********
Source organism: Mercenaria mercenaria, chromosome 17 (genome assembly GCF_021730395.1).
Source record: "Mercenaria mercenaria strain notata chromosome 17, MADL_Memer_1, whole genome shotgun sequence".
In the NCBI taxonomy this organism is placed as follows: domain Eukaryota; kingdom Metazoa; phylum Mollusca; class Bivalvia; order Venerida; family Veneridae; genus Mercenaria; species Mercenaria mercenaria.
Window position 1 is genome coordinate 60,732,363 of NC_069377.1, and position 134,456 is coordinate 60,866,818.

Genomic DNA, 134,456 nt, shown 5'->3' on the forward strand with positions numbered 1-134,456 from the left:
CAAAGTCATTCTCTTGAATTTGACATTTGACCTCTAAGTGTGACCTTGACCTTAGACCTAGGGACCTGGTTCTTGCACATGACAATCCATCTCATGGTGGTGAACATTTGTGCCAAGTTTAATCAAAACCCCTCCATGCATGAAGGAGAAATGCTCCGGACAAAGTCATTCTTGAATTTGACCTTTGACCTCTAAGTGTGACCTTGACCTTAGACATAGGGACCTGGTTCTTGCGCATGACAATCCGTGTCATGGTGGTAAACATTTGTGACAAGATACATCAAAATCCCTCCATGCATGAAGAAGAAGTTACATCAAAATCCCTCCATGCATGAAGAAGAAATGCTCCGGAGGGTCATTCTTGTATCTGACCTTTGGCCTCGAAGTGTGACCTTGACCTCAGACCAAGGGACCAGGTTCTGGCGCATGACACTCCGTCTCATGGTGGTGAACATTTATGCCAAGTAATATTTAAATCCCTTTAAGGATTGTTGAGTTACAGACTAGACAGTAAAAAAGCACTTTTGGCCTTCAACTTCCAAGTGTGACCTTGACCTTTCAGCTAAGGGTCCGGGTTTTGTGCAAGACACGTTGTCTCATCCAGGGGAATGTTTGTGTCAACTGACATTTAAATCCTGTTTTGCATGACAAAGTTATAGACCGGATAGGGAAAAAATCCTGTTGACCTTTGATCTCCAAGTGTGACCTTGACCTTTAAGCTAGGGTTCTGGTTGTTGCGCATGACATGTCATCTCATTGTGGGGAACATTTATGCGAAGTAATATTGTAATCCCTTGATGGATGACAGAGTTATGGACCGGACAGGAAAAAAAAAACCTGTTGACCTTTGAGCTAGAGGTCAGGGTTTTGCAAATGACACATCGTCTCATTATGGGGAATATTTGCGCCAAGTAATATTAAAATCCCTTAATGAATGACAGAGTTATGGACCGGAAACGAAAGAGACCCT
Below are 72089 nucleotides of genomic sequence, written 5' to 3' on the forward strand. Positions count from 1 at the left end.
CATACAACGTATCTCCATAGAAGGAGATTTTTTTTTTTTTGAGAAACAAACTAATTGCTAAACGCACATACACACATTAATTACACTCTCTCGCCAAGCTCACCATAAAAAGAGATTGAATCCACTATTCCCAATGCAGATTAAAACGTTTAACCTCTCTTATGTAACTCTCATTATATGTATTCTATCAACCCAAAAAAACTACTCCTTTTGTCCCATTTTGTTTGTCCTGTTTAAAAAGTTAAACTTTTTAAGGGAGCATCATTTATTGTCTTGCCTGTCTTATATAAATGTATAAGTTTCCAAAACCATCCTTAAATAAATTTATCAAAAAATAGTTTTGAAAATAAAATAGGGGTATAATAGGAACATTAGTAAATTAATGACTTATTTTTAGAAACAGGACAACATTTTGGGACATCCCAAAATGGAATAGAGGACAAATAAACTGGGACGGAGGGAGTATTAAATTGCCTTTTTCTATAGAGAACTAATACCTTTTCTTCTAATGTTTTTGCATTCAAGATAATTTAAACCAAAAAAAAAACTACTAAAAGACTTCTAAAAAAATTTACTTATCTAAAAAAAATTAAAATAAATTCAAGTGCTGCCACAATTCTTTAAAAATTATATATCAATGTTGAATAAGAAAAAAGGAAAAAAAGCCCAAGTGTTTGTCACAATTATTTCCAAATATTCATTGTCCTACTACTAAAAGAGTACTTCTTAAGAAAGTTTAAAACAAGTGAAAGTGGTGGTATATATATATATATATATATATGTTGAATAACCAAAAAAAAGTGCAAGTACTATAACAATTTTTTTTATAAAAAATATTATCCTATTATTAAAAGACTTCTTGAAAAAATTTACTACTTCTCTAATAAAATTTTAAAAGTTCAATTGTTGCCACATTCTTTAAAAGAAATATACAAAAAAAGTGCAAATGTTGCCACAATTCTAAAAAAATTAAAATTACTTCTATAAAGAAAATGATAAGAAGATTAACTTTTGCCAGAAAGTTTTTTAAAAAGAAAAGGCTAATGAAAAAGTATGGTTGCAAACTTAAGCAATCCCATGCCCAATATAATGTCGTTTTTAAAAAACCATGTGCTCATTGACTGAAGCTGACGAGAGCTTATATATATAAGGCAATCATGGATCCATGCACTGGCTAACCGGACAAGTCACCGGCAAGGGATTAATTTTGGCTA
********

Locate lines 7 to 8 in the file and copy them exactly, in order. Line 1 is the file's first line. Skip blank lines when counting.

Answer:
Below are 72089 nucleotides of genomic sequence, written 5' to 3' on the forward strand. Positions count from 1 at the left end.
CATACAACGTATCTCCATAGAAGGAGATTTTTTTTTTTTTGAGAAACAAACTAATTGCTAAACGCACATACACACATTAATTACACTCTCTCGCCAAGCTCACCATAAAAAGAGATTGAATCCACTATTCCCAATGCAGATTAAAACGTTTAACCTCTCTTATGTAACTCTCATTATATGTATTCTATCAACCCAAAAAAACTACTCCTTTTGTCCCATTTTGTTTGTCCTGTTTAAAAAGTTAAACTTTTTAAGGGAGCATCATTTATTGTCTTGCCTGTCTTATATAAATGTATAAGTTTCCAAAACCATCCTTAAATAAATTTATCAAAAAATAGTTTTGAAAATAAAATAGGGGTATAATAGGAACATTAGTAAATTAATGACTTATTTTTAGAAACAGGACAACATTTTGGGACATCCCAAAATGGAATAGAGGACAAATAAACTGGGACGGAGGGAGTATTAAATTGCCTTTTTCTATAGAGAACTAATACCTTTTCTTCTAATGTTTTTGCATTCAAGATAATTTAAACCAAAAAAAAAACTACTAAAAGACTTCTAAAAAAATTTACTTATCTAAAAAAAATTAAAATAAATTCAAGTGCTGCCACAATTCTTTAAAAATTATATATCAATGTTGAATAAGAAAAAAGGAAAAAAAGCCCAAGTGTTTGTCACAATTATTTCCAAATATTCATTGTCCTACTACTAAAAGAGTACTTCTTAAGAAAGTTTAAAACAAGTGAAAGTGGTGGTATATATATATATATATATATATGTTGAATAACCAAAAAAAAGTGCAAGTACTATAACAATTTTTTTTATAAAAAATATTATCCTATTATTAAAAGACTTCTTGAAAAAATTTACTACTTCTCTAATAAAATTTTAAAAGTTCAATTGTTGCCACATTCTTTAAAAGAAATATACAAAAAAAGTGCAAATGTTGCCACAATTCTAAAAAAATTAAAATTACTTCTATAAAGAAAATGATAAGAAGATTAACTTTTGCCAGAAAGTTTTTTAAAAAGAAAAGGCTAATGAAAAAGTATGGTTGCAAACTTAAGCAATCCCATGCCCAATATAATGTCGTTTTTAAAAAACCATGTGCTCATTGACTGAAGCTGACGAGAGCTTATATATATAAGGCAATCATGGATCCATGCACTGGCTAACCGGACAAGTCACCGGCAAGGGATTAATTTTGGCTA